This article is Cross-Posted from Andrew Holland’s Power Policy blog on Energy Trends Insider
What Can Obama Do?
The President has begun his second term in office by saying that he will act on climate change, stating in his inaugural address: “We will respond to the threat of climate change, knowing that the failure to do so would betray our children and future generations.”
However, the question now becomes: what can President Obama do about climate change? He made action on climate change a central argument during his 2008 campaign and early in his first term, but failed in the effort to pass major emissions reduction legislation through Congress. While the stimulus had many important clean energy sections, it is unclear whether these will result in lasting changes in our economy.
Market-Based Actions Are Most Effective
Having tried and failed to pass major climate legislation through Congress in 2009 and 2010, and knowing that a polarized Congress is unlikely to address this again in the next few years, I believe that the Administration will move towards a two-pronged approach that uses regulation at home, but prioritizes action on climate as a tool of international relations.
With regard to the effectiveness of regulations, the World Resources Institute has a new study out saying that the U.S. could meet the emissions reduction goal of 17% below 2005 levels by 2020, set at the Copenhagen summit in 2009, with regulatory action alone.
Probably the most important action on climate in the first term was the passage of the increase in fuel economy standards for cars – that will see Corporate Average Fuel Economy standards doubled by 2025 – effectively reducing future greenhouse gas emissions by millions of tons. In this term, a strengthening of EPA regulations on emissions from electricity generation along with other actions could build on this. However, we should remember that regulatory action on climate is definitely a second-best option: market-based methods for reducing emissions would be far more effective – but would require Congressional action.
Secretary of State Kerry to Engage on the International Level
While I am sure that the President will pursue action on domestic climate mitigation through regulatory action, the evidence shows that he will also pursue active international engagement on climate. The appointment of John Kerry as Secretary of State (disclaimer: Kerry was a founding member of ASP’s board — the foundation I work for — until he resigned last week to take this job) will raise the profile of climate change in America’s international engagement. As Senator (now Secretary) Kerry said during his confirmation hearing, climate change is a “life-threatening issue.”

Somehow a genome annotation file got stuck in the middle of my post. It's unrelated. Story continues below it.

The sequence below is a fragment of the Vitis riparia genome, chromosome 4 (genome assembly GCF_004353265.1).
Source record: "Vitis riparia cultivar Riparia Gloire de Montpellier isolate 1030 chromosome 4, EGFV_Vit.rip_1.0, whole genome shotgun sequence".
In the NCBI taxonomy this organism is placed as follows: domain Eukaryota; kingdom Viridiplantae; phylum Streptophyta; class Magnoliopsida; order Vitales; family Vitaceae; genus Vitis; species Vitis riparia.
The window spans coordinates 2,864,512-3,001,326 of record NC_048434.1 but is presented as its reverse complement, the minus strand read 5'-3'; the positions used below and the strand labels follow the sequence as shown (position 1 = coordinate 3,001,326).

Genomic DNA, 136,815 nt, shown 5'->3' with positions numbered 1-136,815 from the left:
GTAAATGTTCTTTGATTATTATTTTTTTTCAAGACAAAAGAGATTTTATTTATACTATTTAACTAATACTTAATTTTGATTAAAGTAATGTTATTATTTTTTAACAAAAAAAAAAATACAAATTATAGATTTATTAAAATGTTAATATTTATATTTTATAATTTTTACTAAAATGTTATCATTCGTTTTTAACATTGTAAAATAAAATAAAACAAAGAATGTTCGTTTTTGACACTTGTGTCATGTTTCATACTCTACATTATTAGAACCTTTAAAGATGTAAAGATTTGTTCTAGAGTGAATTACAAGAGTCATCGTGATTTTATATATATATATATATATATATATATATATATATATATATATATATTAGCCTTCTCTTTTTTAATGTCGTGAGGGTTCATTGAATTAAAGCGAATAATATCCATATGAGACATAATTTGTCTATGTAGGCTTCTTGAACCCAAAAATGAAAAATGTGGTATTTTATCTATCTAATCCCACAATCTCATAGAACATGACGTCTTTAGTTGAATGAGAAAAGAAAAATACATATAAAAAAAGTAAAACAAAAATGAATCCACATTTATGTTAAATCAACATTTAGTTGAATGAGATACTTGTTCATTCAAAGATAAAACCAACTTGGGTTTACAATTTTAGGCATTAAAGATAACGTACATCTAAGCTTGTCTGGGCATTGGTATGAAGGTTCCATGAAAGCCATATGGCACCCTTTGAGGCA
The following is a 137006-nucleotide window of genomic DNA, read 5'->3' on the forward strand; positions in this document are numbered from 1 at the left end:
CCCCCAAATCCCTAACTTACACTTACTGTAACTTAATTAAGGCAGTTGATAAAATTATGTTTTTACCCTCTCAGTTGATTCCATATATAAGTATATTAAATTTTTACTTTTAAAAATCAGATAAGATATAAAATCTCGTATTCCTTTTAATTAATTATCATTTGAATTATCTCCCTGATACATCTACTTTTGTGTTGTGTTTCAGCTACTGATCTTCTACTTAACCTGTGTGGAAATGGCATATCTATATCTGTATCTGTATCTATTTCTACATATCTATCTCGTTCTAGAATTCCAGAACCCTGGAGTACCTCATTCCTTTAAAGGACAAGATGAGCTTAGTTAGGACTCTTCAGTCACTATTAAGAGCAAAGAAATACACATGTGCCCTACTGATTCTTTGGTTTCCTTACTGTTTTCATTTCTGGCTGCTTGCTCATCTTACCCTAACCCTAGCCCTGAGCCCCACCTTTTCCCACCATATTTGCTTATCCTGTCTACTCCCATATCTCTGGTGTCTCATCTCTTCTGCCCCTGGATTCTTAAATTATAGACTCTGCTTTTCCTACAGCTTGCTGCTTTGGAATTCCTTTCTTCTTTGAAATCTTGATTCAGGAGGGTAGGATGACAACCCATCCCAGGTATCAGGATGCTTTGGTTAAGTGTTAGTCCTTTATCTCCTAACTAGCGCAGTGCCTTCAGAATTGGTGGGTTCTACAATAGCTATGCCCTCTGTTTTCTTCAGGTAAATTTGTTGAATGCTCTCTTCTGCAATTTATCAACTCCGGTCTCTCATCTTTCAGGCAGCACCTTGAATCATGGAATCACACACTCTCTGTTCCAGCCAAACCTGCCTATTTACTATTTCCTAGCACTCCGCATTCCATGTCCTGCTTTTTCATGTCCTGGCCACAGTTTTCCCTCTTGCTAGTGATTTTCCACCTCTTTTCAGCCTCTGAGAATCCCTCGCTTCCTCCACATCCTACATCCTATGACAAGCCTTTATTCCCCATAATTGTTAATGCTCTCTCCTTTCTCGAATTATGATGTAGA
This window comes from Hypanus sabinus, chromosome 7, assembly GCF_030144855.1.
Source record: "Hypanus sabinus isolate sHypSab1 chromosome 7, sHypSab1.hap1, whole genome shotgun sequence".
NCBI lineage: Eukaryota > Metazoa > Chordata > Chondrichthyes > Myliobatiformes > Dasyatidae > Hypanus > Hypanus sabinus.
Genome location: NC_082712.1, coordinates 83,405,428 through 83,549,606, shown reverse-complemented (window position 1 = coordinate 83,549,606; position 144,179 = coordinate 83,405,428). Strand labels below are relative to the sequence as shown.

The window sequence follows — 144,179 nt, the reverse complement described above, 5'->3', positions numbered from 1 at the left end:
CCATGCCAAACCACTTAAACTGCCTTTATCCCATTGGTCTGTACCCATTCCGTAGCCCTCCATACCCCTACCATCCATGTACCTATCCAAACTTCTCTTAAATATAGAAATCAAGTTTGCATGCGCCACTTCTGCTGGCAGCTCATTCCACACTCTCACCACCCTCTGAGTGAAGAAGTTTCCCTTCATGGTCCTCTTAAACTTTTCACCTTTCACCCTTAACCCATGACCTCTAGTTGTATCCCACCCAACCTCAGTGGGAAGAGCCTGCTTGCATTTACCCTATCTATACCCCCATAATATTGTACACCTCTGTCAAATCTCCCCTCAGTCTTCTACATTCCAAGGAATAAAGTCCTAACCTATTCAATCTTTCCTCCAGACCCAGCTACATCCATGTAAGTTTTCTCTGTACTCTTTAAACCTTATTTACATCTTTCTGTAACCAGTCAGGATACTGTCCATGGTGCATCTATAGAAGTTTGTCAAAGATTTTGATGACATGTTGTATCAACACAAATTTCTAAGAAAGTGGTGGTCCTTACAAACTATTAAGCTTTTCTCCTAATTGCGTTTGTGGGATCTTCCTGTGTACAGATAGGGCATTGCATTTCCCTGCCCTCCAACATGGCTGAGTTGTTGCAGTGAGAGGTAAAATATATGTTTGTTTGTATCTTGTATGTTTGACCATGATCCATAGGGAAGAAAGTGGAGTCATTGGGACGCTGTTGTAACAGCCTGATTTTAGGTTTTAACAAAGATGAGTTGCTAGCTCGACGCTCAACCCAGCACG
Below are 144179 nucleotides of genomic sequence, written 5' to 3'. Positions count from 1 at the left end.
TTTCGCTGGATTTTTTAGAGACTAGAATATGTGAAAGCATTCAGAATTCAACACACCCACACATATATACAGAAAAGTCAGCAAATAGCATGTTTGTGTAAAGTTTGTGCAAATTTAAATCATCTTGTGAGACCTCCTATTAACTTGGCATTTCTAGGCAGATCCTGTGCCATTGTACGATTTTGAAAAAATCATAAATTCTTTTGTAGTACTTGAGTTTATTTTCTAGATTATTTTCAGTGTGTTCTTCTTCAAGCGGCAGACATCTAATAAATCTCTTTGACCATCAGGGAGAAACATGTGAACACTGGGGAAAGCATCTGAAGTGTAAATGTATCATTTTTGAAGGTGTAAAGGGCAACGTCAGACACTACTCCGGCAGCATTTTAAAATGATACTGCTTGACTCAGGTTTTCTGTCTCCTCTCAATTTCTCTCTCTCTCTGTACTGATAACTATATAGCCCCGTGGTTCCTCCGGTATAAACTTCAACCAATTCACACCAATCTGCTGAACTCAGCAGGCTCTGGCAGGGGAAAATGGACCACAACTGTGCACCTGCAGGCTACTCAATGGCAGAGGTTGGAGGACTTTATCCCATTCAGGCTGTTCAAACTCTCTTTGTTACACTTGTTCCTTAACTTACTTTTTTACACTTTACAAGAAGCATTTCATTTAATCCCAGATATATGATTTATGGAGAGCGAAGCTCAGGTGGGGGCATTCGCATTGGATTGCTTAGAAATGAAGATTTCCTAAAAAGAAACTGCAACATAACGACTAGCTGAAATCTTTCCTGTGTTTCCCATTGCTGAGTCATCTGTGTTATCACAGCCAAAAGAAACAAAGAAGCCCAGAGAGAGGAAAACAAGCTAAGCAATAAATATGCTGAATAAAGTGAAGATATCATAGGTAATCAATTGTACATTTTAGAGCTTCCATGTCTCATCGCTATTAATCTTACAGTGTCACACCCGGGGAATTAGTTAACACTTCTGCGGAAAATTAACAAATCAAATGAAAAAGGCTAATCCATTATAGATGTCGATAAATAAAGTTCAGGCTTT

Moreover, action on climate in the international sphere will fit the President’s temperament. In 2011, David Ignatius wrote a column in the Washington Post, “The Covert Commander in Chief,” that characterized the President as comfortable in the role of ‘spymaster’ but that he does not like the political bargaining part of the job. I think that this will play out in climate action. As Ignatius writes, “If only economic policy could be executed as coolly and cleanly as a Predator shot.” The same, and more, could be written about climate action.
At the Copenhagen climate summit in 2009, Obama proved that he was capable of achieving important American goals via direct negotiations with foreign leaders – most effectively with China’s Premier, Wen Jiabao. As the international community begins the process of negotiations that will lead to a successor to the Kyoto Protocol in Paris in 2015, this ability will be tested.
International action on climate can be effective in forging long-term agreement. Let us not forget, that throughout the second term of the Bush Administration, there was significant movement on climate in the international arena – as an administration that had not addressed climate at all was moved by leaders like Angela Merkel and Tony Blair to make a commitment along with other G8 nations to “aim to at least halve global CO2 emissions by 2050.” A succession of G8 and UNFCCC meetings from 2005 through 2008 set the stage for much of the international climate action since then.
Conclusion: Tough to Get Things Done in the World Arena
Unfortunately, however, if climate is a problem to be addressed by foreign policy, then the one it most closely resembles is the civil war in Syria: action is uncertain, and there are few new ideas. Like Syria, there is a threat that anything the U.S. does is likely to be undone by other major powers (Russia in Syria, China in climate). But, that ultimately points to the reason why concerted international action is necessary: only by acting together can an agreement be reached that is effective at reducing emissions.
If the President can forge a lasting international agreement to reduce emissions, that action will likely be more important than passage of legislation in the U.S. A commitment by all countries to reduce emissions would be more effective than one country acting alone.
We see this week that Vice President Biden spoke about the importance of climate action with President Hollande of France. However, whether other countries will sign-up to a new agreement if the world’s second-largest emitter does not bind its own emissions with domestic legislation will be the key tripping point. If President Obama can convince the world that America’s domestic emissions regulatory regime is strong enough to sign a meaningful climate treaty, then his legacy on climate action will be secure.